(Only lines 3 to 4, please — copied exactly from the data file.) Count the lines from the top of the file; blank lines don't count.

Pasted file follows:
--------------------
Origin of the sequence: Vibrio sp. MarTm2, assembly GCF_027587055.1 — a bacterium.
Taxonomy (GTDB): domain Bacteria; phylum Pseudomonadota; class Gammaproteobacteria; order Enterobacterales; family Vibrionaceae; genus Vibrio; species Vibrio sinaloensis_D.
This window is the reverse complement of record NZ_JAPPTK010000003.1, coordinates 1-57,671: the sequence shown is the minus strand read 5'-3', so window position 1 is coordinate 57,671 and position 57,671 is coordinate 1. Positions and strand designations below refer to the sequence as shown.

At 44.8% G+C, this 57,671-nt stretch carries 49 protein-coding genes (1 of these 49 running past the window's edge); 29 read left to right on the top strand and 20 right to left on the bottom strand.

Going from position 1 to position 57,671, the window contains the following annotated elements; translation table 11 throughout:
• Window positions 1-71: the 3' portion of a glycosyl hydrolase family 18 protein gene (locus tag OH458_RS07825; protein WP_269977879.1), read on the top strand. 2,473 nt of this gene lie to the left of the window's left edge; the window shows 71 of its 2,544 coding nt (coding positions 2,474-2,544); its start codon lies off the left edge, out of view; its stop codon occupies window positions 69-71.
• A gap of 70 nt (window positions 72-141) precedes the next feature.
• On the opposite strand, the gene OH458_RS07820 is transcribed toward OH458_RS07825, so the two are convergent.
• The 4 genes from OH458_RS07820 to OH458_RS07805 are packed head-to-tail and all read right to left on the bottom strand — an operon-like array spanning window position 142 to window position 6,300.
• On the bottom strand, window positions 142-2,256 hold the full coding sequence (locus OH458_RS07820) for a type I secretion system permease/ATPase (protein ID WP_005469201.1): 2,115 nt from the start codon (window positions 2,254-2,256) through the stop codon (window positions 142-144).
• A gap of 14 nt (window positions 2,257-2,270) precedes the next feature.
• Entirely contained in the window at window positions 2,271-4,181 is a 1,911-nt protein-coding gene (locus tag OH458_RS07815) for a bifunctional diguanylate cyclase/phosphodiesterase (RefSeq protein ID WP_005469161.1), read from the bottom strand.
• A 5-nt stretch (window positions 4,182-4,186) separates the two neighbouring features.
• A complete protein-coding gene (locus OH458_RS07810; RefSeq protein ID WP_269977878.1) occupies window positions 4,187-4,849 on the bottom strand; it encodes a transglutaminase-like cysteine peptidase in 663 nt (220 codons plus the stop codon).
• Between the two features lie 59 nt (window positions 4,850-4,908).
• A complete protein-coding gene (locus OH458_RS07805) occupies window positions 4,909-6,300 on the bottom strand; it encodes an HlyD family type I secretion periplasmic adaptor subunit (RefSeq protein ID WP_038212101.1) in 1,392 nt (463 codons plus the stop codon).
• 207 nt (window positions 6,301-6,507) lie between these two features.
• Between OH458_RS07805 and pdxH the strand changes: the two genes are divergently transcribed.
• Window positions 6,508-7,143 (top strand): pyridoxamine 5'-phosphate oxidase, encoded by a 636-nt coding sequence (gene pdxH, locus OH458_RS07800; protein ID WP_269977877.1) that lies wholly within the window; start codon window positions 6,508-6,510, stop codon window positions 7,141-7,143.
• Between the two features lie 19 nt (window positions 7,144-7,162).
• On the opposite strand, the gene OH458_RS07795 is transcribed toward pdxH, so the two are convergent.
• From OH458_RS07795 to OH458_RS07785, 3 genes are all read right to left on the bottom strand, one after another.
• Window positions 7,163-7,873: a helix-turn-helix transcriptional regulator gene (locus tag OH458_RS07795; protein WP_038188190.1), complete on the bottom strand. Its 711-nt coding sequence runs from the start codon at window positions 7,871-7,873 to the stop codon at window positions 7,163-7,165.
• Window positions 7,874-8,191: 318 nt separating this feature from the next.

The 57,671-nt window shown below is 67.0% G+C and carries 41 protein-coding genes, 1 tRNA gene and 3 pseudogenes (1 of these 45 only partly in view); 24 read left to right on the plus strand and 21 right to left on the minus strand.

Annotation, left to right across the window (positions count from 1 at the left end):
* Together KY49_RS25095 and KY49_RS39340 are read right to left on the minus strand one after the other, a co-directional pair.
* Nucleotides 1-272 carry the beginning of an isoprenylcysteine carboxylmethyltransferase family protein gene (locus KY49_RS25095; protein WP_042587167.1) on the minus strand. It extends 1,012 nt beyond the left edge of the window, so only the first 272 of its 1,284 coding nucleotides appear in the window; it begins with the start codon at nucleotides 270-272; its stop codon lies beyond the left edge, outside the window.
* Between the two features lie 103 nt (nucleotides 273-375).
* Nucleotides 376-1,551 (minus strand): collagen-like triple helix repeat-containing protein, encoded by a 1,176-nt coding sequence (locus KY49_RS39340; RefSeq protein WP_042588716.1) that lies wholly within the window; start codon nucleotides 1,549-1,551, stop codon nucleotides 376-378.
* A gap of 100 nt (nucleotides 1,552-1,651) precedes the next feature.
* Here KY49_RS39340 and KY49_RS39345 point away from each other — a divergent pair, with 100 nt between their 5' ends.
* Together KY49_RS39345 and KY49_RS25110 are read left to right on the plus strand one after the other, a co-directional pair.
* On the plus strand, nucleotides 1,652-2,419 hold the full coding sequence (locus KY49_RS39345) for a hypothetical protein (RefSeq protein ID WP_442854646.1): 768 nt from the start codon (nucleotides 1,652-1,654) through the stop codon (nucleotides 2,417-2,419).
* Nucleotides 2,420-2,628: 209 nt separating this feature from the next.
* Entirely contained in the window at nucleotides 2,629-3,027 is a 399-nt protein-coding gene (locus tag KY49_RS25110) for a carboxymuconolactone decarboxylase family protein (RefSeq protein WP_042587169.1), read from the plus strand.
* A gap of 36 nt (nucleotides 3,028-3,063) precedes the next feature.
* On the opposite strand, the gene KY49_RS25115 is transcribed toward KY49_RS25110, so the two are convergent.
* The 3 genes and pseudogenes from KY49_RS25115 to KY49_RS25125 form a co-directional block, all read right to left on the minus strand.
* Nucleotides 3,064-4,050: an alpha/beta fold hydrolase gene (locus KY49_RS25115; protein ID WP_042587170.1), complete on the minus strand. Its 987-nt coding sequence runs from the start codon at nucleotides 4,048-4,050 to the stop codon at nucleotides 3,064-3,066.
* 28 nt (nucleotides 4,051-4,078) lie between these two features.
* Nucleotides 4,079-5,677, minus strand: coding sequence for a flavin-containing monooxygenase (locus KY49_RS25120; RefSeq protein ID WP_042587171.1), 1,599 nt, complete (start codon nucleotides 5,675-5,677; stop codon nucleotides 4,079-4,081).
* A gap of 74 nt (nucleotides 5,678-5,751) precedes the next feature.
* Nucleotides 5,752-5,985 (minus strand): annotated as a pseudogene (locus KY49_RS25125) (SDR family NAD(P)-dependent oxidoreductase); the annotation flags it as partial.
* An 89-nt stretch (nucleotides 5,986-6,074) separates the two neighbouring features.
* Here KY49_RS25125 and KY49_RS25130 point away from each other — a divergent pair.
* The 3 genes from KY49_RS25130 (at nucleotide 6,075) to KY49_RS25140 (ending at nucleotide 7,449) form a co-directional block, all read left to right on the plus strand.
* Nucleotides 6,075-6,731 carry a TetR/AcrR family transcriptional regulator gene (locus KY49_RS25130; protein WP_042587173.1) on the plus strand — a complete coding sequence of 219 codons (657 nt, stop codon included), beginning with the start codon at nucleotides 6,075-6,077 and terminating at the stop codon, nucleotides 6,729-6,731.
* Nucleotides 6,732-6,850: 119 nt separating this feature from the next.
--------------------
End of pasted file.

This window is the reverse complement of record NZ_JAPPTK010000003.1, coordinates 1-57,671: the sequence shown is the minus strand read 5'-3', so window position 1 is coordinate 57,671 and position 57,671 is coordinate 1. Positions and strand designations below refer to the sequence as shown.

At 44.8% G+C, this 57,671-nt stretch carries 49 protein-coding genes (1 of these 49 running past the window's edge); 29 read left to right on the top strand and 20 right to left on the bottom strand.